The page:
5 Myths About Law Enforcement Officers and PTSD

Post-traumatic Stress Disorder, or PTSD, for short, is a mental health condition triggered by particularly distressing events.

People who are impacted by this condition may experience a broad spectrum of symptoms, including distressing memories of the event, avoidance of all reminders of the event, and physiological and emotional difficulties.

PTSD is most-often associated with people serving in the military. For this reason, the majority of what people think of as PTSD is what they hear or learn from the experiences of soldiers and those in the military.

However, PTSD is common among police officers and continues to have an impact on their lives and the lives of their families. Additionally, PTSD experienced by law enforcement officers is unique and different, compared to the disorder experienced by soldiers.

Whereas soldiers frequently develop PTSD as a result of a single or brief exposure to stress, PTSD among police officers tends to develop over time, as a result of multiple stress-related experiences, through a process commonly referred to as cumulative PTSD.

Addressing PTSD as a real problem among law enforcement officers is necessary to its mitigation and resolution. Similarly, being aware of some of the myths that surround PTSD in law enforcement will ensure an honest approach to combating this very real problem.

 

Myth 1: PTSD develops immediately following a traumatic event.

When someone goes through a traumatic experience, it is common to believe that if they will develop PTSD symptoms, they will do so quickly. This is not always the case, and some people may not exhibit PTSD symptoms for years.

Although PTSD symptoms typically appear three months after a traumatic event, some people may not experience any symptoms at all for years. For law enforcement officers, this problem might be compounded by the fact that they are experiencing cumulative PTSD.

Myth 2: Everyone who has PTSD has the same symptoms.

The diagnosis of PTSD includes a wide range of symptoms, and PTSD can manifest itself in a variety of ways. PTSD symptoms are classified into four groups according to the Diagnostic and Statistical Manual of Mental Disorders, Fifth Edition. They are:

  1. Re-experiencing the trauma through thoughts and dreams
  2. Avoidance of thoughts or places related to the trauma
  3. Negative thoughts and mood, including illogical thoughts of why the trauma occurred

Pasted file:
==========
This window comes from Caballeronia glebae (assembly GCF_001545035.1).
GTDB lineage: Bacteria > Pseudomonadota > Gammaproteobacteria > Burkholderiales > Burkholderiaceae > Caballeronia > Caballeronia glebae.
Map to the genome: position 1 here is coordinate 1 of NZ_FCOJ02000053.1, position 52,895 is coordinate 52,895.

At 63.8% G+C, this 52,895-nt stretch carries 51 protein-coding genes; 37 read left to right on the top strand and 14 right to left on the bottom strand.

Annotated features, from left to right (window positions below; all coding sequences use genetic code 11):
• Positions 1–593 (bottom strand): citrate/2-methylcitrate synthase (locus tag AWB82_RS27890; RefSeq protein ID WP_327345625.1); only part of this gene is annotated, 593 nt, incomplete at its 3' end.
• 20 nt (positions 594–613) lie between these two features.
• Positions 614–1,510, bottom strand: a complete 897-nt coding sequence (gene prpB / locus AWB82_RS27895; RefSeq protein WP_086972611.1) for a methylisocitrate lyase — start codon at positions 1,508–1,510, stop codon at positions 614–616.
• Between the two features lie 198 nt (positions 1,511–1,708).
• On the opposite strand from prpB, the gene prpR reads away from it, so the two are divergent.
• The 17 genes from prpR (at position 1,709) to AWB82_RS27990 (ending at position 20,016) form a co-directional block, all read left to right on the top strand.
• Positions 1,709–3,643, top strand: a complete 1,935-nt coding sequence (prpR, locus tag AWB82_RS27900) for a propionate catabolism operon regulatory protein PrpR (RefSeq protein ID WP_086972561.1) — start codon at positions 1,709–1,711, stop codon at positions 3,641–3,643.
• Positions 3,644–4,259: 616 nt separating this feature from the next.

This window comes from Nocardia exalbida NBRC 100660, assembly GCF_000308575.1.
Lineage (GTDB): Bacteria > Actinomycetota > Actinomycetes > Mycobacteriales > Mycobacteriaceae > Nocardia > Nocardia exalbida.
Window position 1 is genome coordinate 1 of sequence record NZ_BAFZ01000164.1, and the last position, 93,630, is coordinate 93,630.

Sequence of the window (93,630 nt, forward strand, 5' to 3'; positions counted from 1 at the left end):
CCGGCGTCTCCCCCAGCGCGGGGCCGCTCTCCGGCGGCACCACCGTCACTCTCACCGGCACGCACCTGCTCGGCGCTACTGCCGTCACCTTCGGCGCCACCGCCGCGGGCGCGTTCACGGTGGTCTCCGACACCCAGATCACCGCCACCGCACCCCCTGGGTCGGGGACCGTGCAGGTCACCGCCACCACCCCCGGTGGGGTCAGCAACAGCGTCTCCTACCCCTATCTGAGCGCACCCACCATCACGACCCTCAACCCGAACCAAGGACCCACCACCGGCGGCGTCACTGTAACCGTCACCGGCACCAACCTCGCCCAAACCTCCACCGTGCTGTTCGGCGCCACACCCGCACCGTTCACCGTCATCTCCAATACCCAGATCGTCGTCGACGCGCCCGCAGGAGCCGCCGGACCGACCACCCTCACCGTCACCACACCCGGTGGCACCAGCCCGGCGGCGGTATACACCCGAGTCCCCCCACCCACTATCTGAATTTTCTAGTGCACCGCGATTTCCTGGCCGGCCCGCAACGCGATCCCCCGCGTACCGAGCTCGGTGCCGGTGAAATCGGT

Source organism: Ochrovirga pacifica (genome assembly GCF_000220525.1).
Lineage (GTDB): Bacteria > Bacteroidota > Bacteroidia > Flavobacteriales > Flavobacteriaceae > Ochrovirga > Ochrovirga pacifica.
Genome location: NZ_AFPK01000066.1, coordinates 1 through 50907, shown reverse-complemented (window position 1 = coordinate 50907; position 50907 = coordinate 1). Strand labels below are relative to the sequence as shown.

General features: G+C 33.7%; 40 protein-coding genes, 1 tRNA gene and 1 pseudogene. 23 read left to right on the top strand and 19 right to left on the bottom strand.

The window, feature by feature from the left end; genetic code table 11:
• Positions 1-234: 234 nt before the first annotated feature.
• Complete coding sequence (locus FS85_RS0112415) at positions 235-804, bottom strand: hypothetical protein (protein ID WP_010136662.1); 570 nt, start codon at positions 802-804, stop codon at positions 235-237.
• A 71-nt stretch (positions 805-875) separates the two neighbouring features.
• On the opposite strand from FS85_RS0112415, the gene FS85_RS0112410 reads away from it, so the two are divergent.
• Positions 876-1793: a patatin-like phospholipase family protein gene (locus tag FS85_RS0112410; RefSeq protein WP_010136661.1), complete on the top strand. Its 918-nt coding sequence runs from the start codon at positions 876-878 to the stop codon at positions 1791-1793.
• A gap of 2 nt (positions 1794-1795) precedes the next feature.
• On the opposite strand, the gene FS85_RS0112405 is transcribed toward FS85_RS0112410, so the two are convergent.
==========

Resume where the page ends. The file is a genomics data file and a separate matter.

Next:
4. Arousal symptoms, creating difficulty with sleeping or concentrating

Because each cluster includes a variety of symptoms, a person suffering from PTSD could have any combination of symptoms.

Myth 3: All law enforcement officers experience PTSD

While officers are exposed to traumatic events at alarmingly high rates when compared to the general population, trauma exposure does not always result in PTSD.

The truth is, as statistics show, that most police officers will not develop PTSD.

 

Health and wellness for first responders

 

Myth 4: Law enforcement officers who have PTSD are weak

No amount of physical or mental fortitude can prevent the onset of PTSD. There is a widespread misconception that “tough” people handle things effortlessly and that nothing bothers them.

It is normal to feel distressed after a critical incident or traumatic event. Working through the discomfort, rather than pushing it away, is beneficial in reducing the long-term negative effects of a critical incident. This often begins with speaking with a trusted peer or participating in a critical incident stress debrief (CISD). It is important to note, however, that even when officers handle a difficult situation well, they can develop PTSD.

Avoiding rather than confronting our reactions to traumatic events is frequently a precursor to the development of PTSD.

Myth 5: PTSD makes someone violent

PTSD can be extremely distressing because people frequently relive their most traumatic experiences. People can cope with these stressful and difficult symptoms in a variety of ways. Some people may withdraw, or become restless, and a small percentage may act violently. There is a widespread misconception that people suffering from PTSD are violent or dangerous, but this is not always the case.

People with PTSD who become violent are in the minority, and violence is not listed as a symptom of PTSD.

Conclusions

Disregarding mental health care does not resolve the underlying problems, and often makes them harder to manage. Law enforcement agencies and officers should be aware of how PTSD can be developed and can manifest itself. Awareness, education, and support programs are necessary and need to be part of the mental and physical health care platforms available to officers.